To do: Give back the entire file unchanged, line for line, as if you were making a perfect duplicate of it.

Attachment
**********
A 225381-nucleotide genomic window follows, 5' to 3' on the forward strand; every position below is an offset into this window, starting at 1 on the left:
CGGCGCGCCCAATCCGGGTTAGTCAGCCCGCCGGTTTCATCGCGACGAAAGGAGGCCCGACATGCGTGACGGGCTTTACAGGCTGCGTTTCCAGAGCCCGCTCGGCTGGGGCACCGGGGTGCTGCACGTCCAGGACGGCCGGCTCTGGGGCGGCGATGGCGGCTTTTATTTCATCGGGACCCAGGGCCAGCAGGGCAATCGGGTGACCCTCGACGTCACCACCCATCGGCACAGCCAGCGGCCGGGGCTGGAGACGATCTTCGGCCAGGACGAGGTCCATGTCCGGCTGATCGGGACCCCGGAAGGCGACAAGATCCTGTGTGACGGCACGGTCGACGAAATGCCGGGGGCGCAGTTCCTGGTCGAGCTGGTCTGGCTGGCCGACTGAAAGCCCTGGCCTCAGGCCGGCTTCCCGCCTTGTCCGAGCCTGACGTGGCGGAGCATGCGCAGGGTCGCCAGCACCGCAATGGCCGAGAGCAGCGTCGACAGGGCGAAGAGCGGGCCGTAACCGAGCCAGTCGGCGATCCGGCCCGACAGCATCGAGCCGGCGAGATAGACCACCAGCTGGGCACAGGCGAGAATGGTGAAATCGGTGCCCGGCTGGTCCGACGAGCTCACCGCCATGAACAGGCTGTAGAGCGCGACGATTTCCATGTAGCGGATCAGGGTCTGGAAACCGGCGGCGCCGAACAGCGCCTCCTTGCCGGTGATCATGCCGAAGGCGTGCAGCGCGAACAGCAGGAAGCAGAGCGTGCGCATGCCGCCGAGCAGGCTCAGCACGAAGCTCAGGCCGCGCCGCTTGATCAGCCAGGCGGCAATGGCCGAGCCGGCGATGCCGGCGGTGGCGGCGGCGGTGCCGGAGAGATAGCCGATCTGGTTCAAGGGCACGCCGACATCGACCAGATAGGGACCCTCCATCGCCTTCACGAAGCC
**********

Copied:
A 225381-nucleotide genomic window follows, 5' to 3' on the forward strand; every position below is an offset into this window, starting at 1 on the left:
CGGCGCGCCCAATCCGGGTTAGTCAGCCCGCCGGTTTCATCGCGACGAAAGGAGGCCCGACATGCGTGACGGGCTTTACAGGCTGCGTTTCCAGAGCCCGCTCGGCTGGGGCACCGGGGTGCTGCACGTCCAGGACGGCCGGCTCTGGGGCGGCGATGGCGGCTTTTATTTCATCGGGACCCAGGGCCAGCAGGGCAATCGGGTGACCCTCGACGTCACCACCCATCGGCACAGCCAGCGGCCGGGGCTGGAGACGATCTTCGGCCAGGACGAGGTCCATGTCCGGCTGATCGGGACCCCGGAAGGCGACAAGATCCTGTGTGACGGCACGGTCGACGAAATGCCGGGGGCGCAGTTCCTGGTCGAGCTGGTCTGGCTGGCCGACTGAAAGCCCTGGCCTCAGGCCGGCTTCCCGCCTTGTCCGAGCCTGACGTGGCGGAGCATGCGCAGGGTCGCCAGCACCGCAATGGCCGAGAGCAGCGTCGACAGGGCGAAGAGCGGGCCGTAACCGAGCCAGTCGGCGATCCGGCCCGACAGCATCGAGCCGGCGAGATAGACCACCAGCTGGGCACAGGCGAGAATGGTGAAATCGGTGCCCGGCTGGTCCGACGAGCTCACCGCCATGAACAGGCTGTAGAGCGCGACGATTTCCATGTAGCGGATCAGGGTCTGGAAACCGGCGGCGCCGAACAGCGCCTCCTTGCCGGTGATCATGCCGAAGGCGTGCAGCGCGAACAGCAGGAAGCAGAGCGTGCGCATGCCGCCGAGCAGGCTCAGCACGAAGCTCAGGCCGCGCCGCTTGATCAGCCAGGCGGCAATGGCCGAGCCGGCGATGCCGGCGGTGGCGGCGGCGGTGCCGGAGAGATAGCCGATCTGGTTCAAGGGCACGCCGACATCGACCAGATAGGGACCCTCCATCGCCTTCACGAAGCC